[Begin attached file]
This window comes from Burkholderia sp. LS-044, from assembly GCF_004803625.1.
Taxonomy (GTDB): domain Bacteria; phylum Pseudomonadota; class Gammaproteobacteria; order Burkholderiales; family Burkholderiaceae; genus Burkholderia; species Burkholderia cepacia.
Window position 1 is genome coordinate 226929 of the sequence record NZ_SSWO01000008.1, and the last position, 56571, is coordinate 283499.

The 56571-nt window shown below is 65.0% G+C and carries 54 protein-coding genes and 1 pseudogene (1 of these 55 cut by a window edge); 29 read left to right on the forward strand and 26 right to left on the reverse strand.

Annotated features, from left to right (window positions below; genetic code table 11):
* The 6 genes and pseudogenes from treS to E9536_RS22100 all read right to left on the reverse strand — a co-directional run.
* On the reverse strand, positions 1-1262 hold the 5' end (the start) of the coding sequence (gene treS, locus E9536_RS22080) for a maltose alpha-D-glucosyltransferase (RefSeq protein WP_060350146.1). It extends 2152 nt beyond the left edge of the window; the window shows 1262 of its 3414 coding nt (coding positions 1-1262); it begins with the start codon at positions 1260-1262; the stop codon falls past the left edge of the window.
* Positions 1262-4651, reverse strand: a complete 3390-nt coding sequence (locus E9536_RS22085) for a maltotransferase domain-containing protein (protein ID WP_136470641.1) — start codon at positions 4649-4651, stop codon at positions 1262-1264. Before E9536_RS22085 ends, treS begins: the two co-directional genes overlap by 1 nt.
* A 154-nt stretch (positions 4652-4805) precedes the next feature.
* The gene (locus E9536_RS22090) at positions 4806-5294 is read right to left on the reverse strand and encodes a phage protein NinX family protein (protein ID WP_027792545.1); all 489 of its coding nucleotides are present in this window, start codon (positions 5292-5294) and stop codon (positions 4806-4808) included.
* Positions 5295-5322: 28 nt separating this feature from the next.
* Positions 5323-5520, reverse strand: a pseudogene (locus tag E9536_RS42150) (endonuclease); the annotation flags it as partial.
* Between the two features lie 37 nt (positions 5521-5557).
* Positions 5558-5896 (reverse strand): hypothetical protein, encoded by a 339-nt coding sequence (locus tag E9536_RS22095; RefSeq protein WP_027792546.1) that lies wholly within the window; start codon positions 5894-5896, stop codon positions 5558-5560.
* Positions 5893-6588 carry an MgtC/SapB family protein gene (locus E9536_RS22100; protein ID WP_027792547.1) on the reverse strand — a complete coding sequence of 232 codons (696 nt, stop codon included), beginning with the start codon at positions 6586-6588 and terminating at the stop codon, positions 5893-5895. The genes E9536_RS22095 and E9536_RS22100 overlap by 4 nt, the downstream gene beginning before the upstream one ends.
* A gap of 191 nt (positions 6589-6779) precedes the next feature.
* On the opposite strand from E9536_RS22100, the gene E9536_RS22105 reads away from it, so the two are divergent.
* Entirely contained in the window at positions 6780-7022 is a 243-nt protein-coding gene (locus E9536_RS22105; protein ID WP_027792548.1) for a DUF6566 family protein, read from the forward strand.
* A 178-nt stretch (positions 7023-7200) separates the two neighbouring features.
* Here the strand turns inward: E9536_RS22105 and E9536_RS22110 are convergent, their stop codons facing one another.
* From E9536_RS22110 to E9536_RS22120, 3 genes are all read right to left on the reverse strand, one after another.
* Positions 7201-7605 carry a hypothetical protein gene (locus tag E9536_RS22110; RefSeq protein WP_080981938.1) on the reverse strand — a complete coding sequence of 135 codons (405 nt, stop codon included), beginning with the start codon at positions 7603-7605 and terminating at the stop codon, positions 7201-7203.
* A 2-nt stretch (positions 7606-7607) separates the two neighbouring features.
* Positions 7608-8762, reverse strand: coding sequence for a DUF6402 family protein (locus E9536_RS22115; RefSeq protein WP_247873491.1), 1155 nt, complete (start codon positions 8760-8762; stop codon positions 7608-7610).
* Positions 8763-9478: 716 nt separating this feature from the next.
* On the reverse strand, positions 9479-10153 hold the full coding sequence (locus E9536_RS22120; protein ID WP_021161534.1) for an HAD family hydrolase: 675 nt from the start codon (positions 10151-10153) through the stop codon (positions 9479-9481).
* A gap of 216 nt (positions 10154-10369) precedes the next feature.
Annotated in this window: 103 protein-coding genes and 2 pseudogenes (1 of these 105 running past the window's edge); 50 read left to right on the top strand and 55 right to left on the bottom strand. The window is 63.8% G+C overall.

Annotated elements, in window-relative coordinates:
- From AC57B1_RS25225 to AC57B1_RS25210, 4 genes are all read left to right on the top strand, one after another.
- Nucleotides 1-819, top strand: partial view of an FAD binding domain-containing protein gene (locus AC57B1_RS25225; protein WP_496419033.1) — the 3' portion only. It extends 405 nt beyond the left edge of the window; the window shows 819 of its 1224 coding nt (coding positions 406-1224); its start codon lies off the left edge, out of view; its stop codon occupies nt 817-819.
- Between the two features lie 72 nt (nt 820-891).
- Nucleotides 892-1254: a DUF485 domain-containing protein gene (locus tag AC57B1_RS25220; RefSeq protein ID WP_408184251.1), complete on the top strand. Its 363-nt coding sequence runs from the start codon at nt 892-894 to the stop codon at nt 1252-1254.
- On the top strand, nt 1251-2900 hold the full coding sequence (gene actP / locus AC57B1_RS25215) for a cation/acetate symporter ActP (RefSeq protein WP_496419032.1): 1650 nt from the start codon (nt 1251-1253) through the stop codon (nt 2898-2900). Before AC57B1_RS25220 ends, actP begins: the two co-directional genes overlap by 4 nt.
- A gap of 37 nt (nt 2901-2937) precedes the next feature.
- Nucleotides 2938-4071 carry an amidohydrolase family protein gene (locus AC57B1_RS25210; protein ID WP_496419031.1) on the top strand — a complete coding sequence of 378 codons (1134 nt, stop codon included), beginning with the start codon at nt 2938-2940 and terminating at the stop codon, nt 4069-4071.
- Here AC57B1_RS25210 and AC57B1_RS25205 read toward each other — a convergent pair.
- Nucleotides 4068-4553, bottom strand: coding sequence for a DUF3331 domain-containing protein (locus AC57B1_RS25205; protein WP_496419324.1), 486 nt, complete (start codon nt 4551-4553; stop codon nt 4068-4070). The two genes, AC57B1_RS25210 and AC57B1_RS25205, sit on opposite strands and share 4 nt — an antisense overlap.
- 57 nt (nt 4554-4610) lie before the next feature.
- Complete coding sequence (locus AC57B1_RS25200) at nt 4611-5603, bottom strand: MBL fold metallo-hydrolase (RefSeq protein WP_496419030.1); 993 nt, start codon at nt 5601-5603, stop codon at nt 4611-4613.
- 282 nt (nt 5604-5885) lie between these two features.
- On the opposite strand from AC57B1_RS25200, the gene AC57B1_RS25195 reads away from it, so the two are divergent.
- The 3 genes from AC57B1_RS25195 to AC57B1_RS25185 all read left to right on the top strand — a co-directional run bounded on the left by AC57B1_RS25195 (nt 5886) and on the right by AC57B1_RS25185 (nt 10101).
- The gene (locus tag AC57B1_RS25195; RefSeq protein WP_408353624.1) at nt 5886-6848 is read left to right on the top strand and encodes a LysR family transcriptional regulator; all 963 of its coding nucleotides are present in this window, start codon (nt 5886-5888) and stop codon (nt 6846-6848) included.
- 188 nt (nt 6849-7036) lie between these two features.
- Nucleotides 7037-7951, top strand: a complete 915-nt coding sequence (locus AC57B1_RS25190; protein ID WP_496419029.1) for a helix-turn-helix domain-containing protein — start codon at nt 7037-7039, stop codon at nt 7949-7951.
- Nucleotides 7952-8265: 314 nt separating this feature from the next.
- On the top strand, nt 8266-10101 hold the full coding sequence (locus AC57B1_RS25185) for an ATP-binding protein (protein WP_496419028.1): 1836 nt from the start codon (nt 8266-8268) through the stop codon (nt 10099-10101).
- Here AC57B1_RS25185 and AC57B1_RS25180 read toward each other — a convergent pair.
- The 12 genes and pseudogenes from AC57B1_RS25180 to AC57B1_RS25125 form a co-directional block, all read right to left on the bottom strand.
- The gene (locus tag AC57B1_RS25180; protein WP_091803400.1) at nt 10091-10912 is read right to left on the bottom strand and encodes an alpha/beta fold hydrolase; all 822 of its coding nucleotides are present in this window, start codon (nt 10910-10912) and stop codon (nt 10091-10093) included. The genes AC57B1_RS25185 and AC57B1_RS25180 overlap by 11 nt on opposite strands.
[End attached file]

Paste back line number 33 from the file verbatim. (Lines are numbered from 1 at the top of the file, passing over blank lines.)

- Nucleotides 892-1254: a DUF485 domain-containing protein gene (locus tag AC57B1_RS25220; RefSeq protein ID WP_408184251.1), complete on the top strand. Its 363-nt coding sequence runs from the start codon at nt 892-894 to the stop codon at nt 1252-1254.